Understanding How SQL is Used in Data Science

A quick way to get laughed out of your first data science job interview is to walk in and start talking about S-Q-L. To those in the know, the acronym for Structured Query Language is pronounced sequel.

This isn’t just pronunciational laziness… the original version was actually named SEQUEL, for Structured English QUEry Language. Invented by researchers at IBM in the early 1970s, SQL started off as a basic high-level language for working with databases but in popular usage, it’s become much more than that.

SQL provided the first implementation for the revolutionary relational database data storage model, a method of preserving relationships between discrete items of data that formed the underlying foundation to the technological revolution. As The Next Web pointed out, just about every single computer or device application that most of us use daily relies on a database.

It is in the analysis of the items in those databases that data scientists make their living. Going into the field of data science without a working knowledge of SQL is like going into ditch digging without knowing how to use a shovel.

Solving the Data Problem: Relationships Are Key

Human beings have been storing data for thousands of years. Some of the earliest known examples of cuneiform writing, invented by the ancient Sumerians, is found on tablets recording the distribution of beer among workers… a function that would certainly be handled in a relational database today.

But like most written records, the Sumerian cuneiform is essentially free-form, unordered data. An analyst is forced to read and understand the recording process before coming to any conclusions about the information so stored. If Eshkar had two bread beers on one day and Minesh had three over two days, there was no easy way to total how many bread beers had been consumed or who had them other than by reading completely through the records.

In 1970, E.F. Codd, an English computer scientist with IBM, realized that if one stored the data discretely, but included keys describing the relationships between certain pieces, logical query statements could retrieve it.

SQL is the most popular language in which those tables, relationships, and queries are conveyed to the computer. It is an integral part of most Relational Database Management Systems (RDBMS), or, simply, what most people just think of as a “database.”

Let a Thousand Flowers be SELECTed: SQL Standards Vary

Although there is a formal definition for SQL (ISO/IEC 9075:1-2003, if you are up for a little light reading), in practice almost every platform that adopts the language implements it with slightly different quirks. SQL is essentially a declarative language in the ISO specification; restricted to stating computational logic without any of the flow control statements such as IF-THEN that programmers find so useful.

So useful, in fact, that most SQL implementations are altered to include such procedural statements. Unfortunately, since they are not included in the specification, they are often implemented quite differently from platform to platform. Popular, or at least commonly used, implementations are:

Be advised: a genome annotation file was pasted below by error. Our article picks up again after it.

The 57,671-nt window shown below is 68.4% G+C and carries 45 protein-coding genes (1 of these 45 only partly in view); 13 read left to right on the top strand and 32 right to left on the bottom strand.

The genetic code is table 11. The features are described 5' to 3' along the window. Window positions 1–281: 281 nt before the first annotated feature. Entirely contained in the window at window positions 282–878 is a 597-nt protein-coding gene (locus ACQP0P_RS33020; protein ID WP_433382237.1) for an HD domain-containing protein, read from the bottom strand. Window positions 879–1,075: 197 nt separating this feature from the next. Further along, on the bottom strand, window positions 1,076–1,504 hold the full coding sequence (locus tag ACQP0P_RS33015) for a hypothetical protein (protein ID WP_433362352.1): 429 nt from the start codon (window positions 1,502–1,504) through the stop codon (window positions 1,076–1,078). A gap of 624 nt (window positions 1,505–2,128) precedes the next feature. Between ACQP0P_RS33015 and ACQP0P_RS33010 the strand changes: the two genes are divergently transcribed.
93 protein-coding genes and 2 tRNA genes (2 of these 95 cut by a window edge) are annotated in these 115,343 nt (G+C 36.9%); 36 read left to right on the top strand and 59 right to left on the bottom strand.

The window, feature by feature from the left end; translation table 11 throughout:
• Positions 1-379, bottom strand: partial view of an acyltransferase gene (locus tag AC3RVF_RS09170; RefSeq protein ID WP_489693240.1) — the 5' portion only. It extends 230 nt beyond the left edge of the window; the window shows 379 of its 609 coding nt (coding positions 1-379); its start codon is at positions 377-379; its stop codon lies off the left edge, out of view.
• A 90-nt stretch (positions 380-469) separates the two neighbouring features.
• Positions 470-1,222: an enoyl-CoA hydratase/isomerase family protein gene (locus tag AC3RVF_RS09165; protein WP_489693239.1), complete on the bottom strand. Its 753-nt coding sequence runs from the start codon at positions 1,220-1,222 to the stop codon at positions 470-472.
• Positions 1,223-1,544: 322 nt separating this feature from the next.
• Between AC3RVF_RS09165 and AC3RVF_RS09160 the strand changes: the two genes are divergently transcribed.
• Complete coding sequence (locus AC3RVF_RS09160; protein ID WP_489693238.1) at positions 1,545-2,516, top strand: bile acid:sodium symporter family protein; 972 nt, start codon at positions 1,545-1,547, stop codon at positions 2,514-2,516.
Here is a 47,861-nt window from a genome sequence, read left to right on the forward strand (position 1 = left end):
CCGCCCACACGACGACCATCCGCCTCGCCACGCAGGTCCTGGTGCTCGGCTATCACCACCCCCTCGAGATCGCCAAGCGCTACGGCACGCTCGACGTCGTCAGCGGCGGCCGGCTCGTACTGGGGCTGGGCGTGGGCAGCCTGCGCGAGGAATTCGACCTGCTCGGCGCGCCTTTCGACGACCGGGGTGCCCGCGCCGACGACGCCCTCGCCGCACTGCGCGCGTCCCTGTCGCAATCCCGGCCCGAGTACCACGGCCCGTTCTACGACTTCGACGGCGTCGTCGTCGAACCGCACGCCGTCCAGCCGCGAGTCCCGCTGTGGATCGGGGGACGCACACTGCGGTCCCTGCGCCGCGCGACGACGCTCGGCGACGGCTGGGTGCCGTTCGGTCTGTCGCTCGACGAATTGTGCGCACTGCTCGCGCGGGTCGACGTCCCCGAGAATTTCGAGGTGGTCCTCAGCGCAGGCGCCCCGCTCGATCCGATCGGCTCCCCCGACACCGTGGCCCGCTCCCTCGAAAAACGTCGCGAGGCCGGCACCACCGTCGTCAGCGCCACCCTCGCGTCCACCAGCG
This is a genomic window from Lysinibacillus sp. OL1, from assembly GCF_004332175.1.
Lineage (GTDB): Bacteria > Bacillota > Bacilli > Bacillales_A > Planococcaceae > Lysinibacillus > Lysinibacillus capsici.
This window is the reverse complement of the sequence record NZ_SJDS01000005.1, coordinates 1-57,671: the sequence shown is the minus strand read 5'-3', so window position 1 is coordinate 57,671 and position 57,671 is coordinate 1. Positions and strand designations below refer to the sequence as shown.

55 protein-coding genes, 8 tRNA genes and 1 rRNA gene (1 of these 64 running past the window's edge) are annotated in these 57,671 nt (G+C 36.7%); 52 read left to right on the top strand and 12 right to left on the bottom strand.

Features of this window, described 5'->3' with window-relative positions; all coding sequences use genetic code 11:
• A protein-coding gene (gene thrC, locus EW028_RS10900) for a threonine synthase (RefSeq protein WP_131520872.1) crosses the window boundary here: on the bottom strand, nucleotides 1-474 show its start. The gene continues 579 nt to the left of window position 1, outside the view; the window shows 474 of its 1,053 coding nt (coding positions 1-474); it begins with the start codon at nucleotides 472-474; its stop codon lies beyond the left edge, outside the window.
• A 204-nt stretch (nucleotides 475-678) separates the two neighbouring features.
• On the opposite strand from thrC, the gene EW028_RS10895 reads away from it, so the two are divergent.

Due to these disparities, SQL today is more often thought of in terms of the specific implementations associated with individual or subclasses of RDBMS, than as a distinct, inviolate language. Transact-SQL is the Microsoft/Sybase flavor of the language used in SQL Server, while PL/SQL is used on Oracle platforms along with SQL-PSM by MySQL and most other open-source RDBMS.

Although the basics will be consistent from platform to platform, data types and more advanced statements may differ in function. Data scientists in the field will have to be careful about noting the RDBMS source when writing SQL code, unless (for example), they attempt to use a FULL JOIN – a statement that works perfectly well for SQL Server – in a query for MySQL, which doesn’t support it.

Using SQL For Data Analysis

Although some of the largest and fastest data stores in the world are getting away from the RDBMS backend, chances are high that the average data scientist will spend most of his or her career pulling information out of a SQL database for analysis. Creating a SQL query will often be the very first step taken in any sequence of evaluation. A 2014 post on Revolutions, an R language blog, shows that SQL is far and away the most common tool data scientists use.

Queries, as suggested in the name, form the basis of SQL use. The basic SELECT statement defines what information, with what filters in what order, the data scientist wants to retrieve to answer a specific question, or as the first step in a much longer sequence of analysis.

Quite a lot of basic manipulation can happen within the SQL framework, but the language can also be used in concert with other popular data analysis tools for even more powerful examination. Microsoft offers R Services for SQL Server that allow programmers to use R directly with SQL databases. Going in the other direction, an R package called sqldf allows R users to write SQL into their R projects to query R data frames. And, as described in this April, 2015 Data Science Central post, many data scientists are opting for the Dagwood approach and throwing together Python, R, and SQL for more power and flexibility.

And even outside the RDBMS framework, SQL is finding traction for data analysis.

  • Apache’s HIVE builds a SQL-like interface on top of Hadoop datasets
  • Teradata offers SQL-Mapreduce to map SQL statements onto MapReduce functions
  • Cloudera’s Impala uses a similar process to allow SQL to query unstructured file systems or almost any ODBC (Open DataBase Connectivity) data source

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